Django Testing: Dynamically Accessing Attributes in Unit Tests

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In this blog post, we’ll explore a way to write unit tests for a Django model using Model Mommy. Our main focus is on the update_dog_from_data function, which updates a Dog object with JSON data. However, the highlight is the technique to dynamically access attribute values in the tested object. By the end, you’ll learn some unit testing strategies and gain insights into dynamically interacting with object attributes during testing.

Django Model Setup

Let’s start by considering a Django model called Dog. It has several fields, but for this example, only the “name” field is required. Here’s the model definition:

from django.db import models

class Dog(models.Model):
    name = models.CharField(max_length=100)
    breed = models.CharField(max_length=100, blank=True)
    age = models.PositiveIntegerField(blank=True, null=True)
    color = models.CharField(max_length=100, blank=True)
    weight = models.DecimalField(max_digits=5, decimal_places=2, blank=True, null=True)

    def __str__(self):

To create a Dog instance, you only need to provide the “name” field:

max_the_dog = Dog(name="Max")

Testing Function Overview

Now, let’s focus on the update_dog_from_data function, which updates a Dog object with JSON data. For the sake of brevity, I won’t include the actual implementation here. Instead, let’s assume there’s some great and innovative code within the function. 🤭

Creating Mock Objects

To test this function, we’ll use the Model Mommy library to create mock objects. Please note that Model Mommy is no longer maintained and has been replaced with Model Bakery, which works similarly. Here’s an example of creating a mock Dog object:

dog_name = 'Doggo'
test_dog = mommy.make(Dog, name=dog_name)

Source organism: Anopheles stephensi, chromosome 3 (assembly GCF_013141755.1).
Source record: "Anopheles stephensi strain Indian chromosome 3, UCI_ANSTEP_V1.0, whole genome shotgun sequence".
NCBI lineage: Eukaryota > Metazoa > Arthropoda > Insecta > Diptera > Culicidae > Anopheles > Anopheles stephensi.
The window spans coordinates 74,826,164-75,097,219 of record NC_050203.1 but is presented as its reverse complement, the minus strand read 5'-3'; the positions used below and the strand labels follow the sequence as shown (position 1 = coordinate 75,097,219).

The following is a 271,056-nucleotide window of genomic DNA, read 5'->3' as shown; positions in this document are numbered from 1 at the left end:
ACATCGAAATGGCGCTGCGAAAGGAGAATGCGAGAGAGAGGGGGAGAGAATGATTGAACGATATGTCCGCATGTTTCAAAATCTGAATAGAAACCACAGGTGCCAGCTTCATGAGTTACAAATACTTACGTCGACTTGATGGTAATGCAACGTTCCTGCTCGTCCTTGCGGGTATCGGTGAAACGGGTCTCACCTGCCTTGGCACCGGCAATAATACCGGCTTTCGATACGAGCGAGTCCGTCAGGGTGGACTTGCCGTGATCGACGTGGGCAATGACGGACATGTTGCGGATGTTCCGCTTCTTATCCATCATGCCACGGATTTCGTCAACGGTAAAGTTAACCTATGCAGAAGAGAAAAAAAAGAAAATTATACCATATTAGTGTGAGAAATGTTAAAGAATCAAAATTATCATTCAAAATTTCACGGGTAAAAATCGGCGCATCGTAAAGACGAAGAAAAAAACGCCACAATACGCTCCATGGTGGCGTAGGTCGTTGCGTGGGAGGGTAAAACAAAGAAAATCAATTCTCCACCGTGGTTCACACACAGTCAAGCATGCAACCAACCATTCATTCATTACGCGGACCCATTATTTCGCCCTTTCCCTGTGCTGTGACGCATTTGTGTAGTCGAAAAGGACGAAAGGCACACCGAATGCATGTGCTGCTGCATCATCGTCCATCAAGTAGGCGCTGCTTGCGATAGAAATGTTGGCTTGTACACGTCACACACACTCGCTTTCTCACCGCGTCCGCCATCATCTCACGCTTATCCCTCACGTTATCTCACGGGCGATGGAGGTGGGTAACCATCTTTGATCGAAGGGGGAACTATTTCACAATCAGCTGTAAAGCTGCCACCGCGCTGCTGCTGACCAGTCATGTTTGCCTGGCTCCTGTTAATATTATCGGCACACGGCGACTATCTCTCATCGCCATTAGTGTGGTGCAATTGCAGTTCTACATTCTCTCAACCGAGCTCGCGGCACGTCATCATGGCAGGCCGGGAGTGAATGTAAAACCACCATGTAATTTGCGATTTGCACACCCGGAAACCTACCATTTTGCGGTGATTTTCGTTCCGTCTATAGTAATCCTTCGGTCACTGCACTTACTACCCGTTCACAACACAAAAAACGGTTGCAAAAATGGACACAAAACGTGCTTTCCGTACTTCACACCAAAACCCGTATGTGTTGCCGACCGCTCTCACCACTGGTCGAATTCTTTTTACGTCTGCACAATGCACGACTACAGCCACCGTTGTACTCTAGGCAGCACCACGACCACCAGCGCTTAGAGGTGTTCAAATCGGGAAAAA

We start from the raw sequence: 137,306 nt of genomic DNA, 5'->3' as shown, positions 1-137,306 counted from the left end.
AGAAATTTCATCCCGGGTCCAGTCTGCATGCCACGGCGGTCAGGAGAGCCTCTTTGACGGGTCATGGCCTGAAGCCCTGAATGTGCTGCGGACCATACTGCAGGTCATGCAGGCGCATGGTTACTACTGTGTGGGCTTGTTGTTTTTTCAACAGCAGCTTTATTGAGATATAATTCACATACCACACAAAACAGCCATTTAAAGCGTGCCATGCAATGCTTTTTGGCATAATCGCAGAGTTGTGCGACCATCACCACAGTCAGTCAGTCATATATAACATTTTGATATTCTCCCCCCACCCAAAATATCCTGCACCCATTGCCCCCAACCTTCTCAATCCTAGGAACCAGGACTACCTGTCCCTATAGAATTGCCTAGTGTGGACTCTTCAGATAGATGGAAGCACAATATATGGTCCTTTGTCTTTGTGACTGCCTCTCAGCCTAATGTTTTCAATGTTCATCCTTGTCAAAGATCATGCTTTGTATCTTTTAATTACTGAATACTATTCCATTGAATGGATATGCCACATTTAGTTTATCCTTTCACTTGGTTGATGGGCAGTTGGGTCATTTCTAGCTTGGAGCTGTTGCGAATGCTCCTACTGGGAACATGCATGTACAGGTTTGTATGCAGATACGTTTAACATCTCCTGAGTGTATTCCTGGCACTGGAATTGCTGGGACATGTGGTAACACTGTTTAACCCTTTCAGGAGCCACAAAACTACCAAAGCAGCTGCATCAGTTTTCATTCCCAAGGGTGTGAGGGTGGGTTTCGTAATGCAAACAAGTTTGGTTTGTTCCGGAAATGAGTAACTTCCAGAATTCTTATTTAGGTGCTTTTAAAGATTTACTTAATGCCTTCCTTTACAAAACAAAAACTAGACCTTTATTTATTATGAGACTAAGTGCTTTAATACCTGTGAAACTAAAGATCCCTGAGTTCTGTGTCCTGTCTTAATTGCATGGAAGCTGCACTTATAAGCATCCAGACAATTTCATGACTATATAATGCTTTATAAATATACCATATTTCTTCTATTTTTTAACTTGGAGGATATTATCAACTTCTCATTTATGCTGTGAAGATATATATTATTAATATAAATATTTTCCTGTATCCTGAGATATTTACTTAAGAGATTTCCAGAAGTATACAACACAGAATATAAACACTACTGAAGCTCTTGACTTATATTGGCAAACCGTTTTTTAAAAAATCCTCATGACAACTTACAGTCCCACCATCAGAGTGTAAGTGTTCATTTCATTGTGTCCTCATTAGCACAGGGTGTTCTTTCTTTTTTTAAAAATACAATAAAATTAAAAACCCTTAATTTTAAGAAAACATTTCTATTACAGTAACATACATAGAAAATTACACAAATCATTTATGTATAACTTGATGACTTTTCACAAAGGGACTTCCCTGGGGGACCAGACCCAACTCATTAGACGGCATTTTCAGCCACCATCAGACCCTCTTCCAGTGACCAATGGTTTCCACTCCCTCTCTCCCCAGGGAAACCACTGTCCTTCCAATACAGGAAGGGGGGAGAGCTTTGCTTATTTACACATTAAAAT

Writing the Unit Test

Now, let’s dive into writing the unit test itself.

In our test, we want to ensure that the update_dog_from_data function correctly updates the Dog object with the provided data. To achieve this, we’ll follow these steps:

  1. Check the initial values of the mock dog object and ensure they differ from the final expected values (which are obtained from the external data).
  2. Execute the update_dog_from_data function, passing in the dog data and the test dog object.
  3. Verify that the values have been updated correctly.

Initially, I attempted to compare each value individually, but I wanted a more efficient and lazy approach. I found out that I could use eval and f-strings, which worked perfectly in this case (note: this approach is safe here because we have control over the data, but it’s not recommended for user input).

Let’s take a look at the final test implementation:

class TestUpdateDog(TestCase):

    def test_success_dog_upadted(self):
        dog_name = 'Doggo'
        test_dog = mommy.make(Dog, name=dog_name)
        dog_data = {
            'name': 'Max',
            'breed': 'Labrador Retriever',
            'age': 5,
            'color': 'black',
            'weight': 29.5

        for key, value in dog_data.items():
            dog_value = eval(f"test_dog.{key}")
            assert value != dog_value

        update_dog_from_data(dog_data, test_dog)

        for key, value in dog_data.items():
            new_dog_value = eval(f"test_dog.{key}")
            assert value == new_dog_value

In the above code, we iterate through the dog_data dictionary, comparing each value with the corresponding attribute value of the test dog object. We use eval and f-strings to dynamically access the attribute values. After calling the update_dog_from_data function, we repeat the comparison to verify that the values have been updated correctly.

With this approach, we can efficiently test the update_dog_from_data function and ensure its correctness.

Happy testing!

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